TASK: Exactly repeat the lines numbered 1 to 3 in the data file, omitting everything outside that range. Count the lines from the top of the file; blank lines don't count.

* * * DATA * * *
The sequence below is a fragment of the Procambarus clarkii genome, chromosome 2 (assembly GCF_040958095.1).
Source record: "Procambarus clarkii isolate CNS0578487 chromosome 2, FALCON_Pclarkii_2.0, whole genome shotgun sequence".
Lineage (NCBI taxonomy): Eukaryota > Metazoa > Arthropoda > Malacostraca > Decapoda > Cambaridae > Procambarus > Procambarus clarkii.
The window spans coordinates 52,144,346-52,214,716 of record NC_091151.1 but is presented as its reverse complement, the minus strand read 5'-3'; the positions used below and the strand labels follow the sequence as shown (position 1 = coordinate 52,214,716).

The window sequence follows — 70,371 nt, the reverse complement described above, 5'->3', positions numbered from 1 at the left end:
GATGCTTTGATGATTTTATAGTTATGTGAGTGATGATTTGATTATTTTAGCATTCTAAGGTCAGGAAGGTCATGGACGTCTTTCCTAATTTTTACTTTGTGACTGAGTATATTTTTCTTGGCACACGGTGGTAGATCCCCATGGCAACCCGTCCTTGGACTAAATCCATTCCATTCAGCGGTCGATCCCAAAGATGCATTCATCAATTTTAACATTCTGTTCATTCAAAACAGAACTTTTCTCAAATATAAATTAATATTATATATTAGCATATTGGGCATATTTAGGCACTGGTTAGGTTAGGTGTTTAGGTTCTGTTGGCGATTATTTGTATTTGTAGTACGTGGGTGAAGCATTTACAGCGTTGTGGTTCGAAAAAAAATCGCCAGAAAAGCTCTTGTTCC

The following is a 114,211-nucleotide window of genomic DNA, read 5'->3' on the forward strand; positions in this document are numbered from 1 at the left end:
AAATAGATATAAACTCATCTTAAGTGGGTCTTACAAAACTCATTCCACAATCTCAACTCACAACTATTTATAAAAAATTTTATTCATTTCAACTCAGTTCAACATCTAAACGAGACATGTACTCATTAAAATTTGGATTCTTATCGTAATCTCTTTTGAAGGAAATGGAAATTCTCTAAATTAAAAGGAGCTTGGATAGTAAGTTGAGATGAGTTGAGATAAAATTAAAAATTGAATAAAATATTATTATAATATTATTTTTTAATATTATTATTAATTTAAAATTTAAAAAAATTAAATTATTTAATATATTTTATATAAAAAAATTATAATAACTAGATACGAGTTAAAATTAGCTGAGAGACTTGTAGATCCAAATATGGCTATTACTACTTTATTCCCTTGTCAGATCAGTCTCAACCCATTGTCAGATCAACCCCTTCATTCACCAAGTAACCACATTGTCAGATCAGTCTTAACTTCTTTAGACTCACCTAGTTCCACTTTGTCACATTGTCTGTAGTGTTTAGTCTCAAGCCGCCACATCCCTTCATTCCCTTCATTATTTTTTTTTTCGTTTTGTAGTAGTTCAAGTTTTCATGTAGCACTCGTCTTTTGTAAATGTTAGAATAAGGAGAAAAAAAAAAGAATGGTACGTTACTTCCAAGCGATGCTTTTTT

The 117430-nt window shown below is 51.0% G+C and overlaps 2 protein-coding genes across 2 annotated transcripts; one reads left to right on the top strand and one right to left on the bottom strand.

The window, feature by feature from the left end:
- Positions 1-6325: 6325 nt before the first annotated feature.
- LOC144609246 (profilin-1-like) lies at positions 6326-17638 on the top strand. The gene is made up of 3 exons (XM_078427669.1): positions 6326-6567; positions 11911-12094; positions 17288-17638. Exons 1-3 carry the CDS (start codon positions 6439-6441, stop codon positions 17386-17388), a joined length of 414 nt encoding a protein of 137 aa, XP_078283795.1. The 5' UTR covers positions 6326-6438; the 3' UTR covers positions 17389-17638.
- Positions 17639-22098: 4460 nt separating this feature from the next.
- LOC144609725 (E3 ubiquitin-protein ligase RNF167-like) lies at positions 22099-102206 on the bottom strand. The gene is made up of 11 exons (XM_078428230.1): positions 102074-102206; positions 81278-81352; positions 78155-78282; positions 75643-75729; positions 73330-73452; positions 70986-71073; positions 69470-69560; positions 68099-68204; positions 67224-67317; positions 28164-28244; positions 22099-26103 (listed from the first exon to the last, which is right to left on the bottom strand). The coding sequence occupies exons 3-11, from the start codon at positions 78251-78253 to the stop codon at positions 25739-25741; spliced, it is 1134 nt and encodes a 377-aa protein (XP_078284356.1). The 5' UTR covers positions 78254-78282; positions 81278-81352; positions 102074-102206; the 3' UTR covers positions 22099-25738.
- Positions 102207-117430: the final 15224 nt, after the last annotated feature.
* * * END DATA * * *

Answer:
The sequence below is a fragment of the Procambarus clarkii genome, chromosome 2 (assembly GCF_040958095.1).
Source record: "Procambarus clarkii isolate CNS0578487 chromosome 2, FALCON_Pclarkii_2.0, whole genome shotgun sequence".
Lineage (NCBI taxonomy): Eukaryota > Metazoa > Arthropoda > Malacostraca > Decapoda > Cambaridae > Procambarus > Procambarus clarkii.